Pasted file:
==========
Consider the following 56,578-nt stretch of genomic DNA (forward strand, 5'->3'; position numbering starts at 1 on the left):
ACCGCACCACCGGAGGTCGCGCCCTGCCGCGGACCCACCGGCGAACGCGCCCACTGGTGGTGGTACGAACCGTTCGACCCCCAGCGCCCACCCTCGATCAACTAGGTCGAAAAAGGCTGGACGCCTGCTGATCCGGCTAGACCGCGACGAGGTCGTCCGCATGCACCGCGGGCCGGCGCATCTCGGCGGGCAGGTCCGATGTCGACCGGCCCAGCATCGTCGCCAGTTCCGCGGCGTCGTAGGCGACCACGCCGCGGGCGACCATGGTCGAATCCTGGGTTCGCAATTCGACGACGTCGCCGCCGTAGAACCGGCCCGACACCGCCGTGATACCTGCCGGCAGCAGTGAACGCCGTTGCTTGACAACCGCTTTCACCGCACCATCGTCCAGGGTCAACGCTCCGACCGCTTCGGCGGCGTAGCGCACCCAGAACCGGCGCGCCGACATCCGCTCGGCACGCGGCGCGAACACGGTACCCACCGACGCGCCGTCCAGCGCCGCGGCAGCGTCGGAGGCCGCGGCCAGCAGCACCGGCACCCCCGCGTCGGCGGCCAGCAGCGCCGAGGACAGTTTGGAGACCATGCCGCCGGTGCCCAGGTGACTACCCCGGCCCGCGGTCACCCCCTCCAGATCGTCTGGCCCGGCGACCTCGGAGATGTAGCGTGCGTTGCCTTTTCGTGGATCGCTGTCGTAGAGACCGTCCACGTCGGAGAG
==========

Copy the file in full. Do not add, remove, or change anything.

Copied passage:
Consider the following 56,578-nt stretch of genomic DNA (forward strand, 5'->3'; position numbering starts at 1 on the left):
ACCGCACCACCGGAGGTCGCGCCCTGCCGCGGACCCACCGGCGAACGCGCCCACTGGTGGTGGTACGAACCGTTCGACCCCCAGCGCCCACCCTCGATCAACTAGGTCGAAAAAGGCTGGACGCCTGCTGATCCGGCTAGACCGCGACGAGGTCGTCCGCATGCACCGCGGGCCGGCGCATCTCGGCGGGCAGGTCCGATGTCGACCGGCCCAGCATCGTCGCCAGTTCCGCGGCGTCGTAGGCGACCACGCCGCGGGCGACCATGGTCGAATCCTGGGTTCGCAATTCGACGACGTCGCCGCCGTAGAACCGGCCCGACACCGCCGTGATACCTGCCGGCAGCAGTGAACGCCGTTGCTTGACAACCGCTTTCACCGCACCATCGTCCAGGGTCAACGCTCCGACCGCTTCGGCGGCGTAGCGCACCCAGAACCGGCGCGCCGACATCCGCTCGGCACGCGGCGCGAACACGGTACCCACCGACGCGCCGTCCAGCGCCGCGGCAGCGTCGGAGGCCGCGGCCAGCAGCACCGGCACCCCCGCGTCGGCGGCCAGCAGCGCCGAGGACAGTTTGGAGACCATGCCGCCGGTGCCCAGGTGACTACCCCGGCCCGCGGTCACCCCCTCCAGATCGTCTGGCCCGGCGACCTCGGAGATGTAGCGTGCGTTGCCTTTTCGTGGATCGCTGTCGTAGAGACCGTCCACGTCGGAGAG